It is commonly said that a Plaintiff can recover between $500 and $1,500 per call under the TCPA.
For Defendant, that may be wishful thinking.
It has been a trend for some time that Courts allow a single call to constitute multiple violations of the statute. Typically a Court will only allow a single call to count once in violating a single particular section of the TCPA (usually 227(b) and 227(c)). But occasionally a court will go further and allow damages on individual Code of Federal Regulations (CFR) sections as well.
Well in Perrong v. Mla Int’l, Case No: 6:20-cv-1606-RBD-EJK, 2022 U.S. Dist. LEXIS 36759 (M.D. Fl. March 02, 2022) a court just did something I have never seen before. And it is a little scary.
So setting the stage, the Defendant in Perrong defaulted–i.e. didn’t show up in court–and that put the company (and the apparent owner of the company Jose Ayala) at the mercy of the court.
The Court determined that the defendants had, in fact, sent 26 prerecorded calls to Perrong without consent. The question is–how much was that going to cost?
By Perrong’s figuring, those 26 calls should cost about $195k. Here’s how he calculated that:
- First, all 26 calls were prerecorded calls without consent, so that’s $13k off the bat. But that should be trebled for willfulness (why not?) so that’s $39k.
- Second, all 26 calls were made using an Automatic Telephone Dialing SysteATDS (huh?), that’s another $39k.
- Third, all 26 calls violated the Do Not Call (DNC) rules since his number was on the DNC list. So that’s another $39k.
- Fourth, all 26 calls automatically violate the CFR because the Defendant did not have an internal DNC policy, so that’s another $39k.
- Fifth, all 26 calls automatically violate the CFR again because Defendant did not produce its internal DNC policy, so that’s another $39k.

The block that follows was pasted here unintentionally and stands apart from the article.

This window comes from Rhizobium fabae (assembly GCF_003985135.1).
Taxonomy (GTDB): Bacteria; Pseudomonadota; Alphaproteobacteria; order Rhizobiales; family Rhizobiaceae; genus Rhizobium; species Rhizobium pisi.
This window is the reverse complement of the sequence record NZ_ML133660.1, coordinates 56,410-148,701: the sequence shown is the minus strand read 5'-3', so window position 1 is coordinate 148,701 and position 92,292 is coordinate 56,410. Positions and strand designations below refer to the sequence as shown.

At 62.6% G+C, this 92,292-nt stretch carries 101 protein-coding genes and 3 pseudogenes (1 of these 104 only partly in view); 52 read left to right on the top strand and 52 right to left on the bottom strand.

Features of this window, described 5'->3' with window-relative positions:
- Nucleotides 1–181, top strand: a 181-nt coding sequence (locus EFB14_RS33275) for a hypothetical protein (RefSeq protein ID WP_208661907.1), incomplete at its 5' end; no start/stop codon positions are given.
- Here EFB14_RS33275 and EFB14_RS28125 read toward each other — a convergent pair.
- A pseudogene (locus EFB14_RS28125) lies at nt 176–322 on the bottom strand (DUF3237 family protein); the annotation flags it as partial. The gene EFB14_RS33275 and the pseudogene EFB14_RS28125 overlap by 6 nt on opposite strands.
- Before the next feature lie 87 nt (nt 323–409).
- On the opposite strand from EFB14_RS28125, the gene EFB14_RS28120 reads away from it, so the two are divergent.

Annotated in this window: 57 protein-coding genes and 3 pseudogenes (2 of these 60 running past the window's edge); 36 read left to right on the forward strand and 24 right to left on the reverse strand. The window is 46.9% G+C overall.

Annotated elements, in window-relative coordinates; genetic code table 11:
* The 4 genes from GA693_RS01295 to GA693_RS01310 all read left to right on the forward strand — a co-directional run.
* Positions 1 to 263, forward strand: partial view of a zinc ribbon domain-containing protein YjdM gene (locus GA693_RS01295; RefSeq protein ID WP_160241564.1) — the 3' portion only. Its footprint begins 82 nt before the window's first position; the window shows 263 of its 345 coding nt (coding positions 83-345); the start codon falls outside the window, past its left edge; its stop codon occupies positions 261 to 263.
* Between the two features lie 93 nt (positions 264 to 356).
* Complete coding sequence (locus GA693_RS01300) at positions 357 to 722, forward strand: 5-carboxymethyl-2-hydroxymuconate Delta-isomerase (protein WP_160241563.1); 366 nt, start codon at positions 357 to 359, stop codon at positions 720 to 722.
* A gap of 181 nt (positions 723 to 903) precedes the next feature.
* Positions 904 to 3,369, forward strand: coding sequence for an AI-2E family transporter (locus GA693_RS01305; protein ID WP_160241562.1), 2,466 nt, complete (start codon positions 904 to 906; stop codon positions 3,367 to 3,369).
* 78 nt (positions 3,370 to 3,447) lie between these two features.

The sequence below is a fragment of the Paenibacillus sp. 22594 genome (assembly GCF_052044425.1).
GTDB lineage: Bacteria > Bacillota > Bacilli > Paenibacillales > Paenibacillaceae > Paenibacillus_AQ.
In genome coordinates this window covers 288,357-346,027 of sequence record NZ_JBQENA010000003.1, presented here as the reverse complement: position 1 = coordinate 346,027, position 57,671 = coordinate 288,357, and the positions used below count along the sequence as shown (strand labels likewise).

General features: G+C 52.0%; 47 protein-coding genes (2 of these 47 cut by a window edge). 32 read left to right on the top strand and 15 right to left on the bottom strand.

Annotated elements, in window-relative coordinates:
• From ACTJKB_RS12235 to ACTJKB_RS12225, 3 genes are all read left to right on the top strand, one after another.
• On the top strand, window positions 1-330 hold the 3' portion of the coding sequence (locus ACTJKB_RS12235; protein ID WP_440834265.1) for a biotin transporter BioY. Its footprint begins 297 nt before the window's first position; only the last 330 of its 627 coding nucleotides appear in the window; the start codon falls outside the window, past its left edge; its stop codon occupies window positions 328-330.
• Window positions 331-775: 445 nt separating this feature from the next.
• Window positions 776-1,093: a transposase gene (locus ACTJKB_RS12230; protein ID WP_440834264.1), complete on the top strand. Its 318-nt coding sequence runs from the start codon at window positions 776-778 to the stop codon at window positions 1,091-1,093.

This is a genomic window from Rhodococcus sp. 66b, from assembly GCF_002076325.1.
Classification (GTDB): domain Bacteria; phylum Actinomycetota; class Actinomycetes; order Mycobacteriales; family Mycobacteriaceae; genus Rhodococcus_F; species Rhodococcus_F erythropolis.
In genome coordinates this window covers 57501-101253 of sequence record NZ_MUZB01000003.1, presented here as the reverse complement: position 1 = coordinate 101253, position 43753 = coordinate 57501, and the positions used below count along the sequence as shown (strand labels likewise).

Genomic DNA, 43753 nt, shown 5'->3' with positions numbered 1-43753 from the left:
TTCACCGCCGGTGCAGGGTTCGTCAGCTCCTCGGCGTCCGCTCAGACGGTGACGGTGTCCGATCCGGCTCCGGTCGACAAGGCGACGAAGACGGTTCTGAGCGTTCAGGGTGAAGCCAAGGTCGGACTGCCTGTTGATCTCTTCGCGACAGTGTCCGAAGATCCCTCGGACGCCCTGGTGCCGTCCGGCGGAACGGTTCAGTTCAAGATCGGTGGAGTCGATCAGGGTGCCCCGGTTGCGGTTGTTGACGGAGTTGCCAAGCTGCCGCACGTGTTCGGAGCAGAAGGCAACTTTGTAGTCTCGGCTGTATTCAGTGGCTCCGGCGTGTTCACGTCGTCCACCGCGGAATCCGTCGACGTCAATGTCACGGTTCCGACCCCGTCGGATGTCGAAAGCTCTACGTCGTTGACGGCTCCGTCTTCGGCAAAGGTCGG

Hmmmm. Quite a few problems here from my perspective. But let’s see what the Court did.
Amazingly, the Court agreed that all calls made using a prerecorded voice NECESSARILY were also made using an ATDS: “it would be illogical to call someone and play a prerecorded message other than randomly or sequentially.”
First time ever that I’ve seen a court determine that prerecorded calls automatically trigger a minimum of $1,000.00 in damages because they were also made using an ATDS. Scary stuff.
The Court also agreed that Perrong’s DNC claim was valid.
However, the Court found Perrong had not stated enough facts to demonstrate that the internal DNC provisions were violated. As such Perrong was denied a victory on those claims.
The Court also refused to credit Perrong’s willfulness claims and declined to treble damages.
So Perrong ended up with $500 x 26 x 3=$39k, which is probably the most he should have recovered to begin with.
It is important for Defendants to keep cases like this in mind. An errant prerecorded call might cost you more than $500.00. Perhaps, a lot more.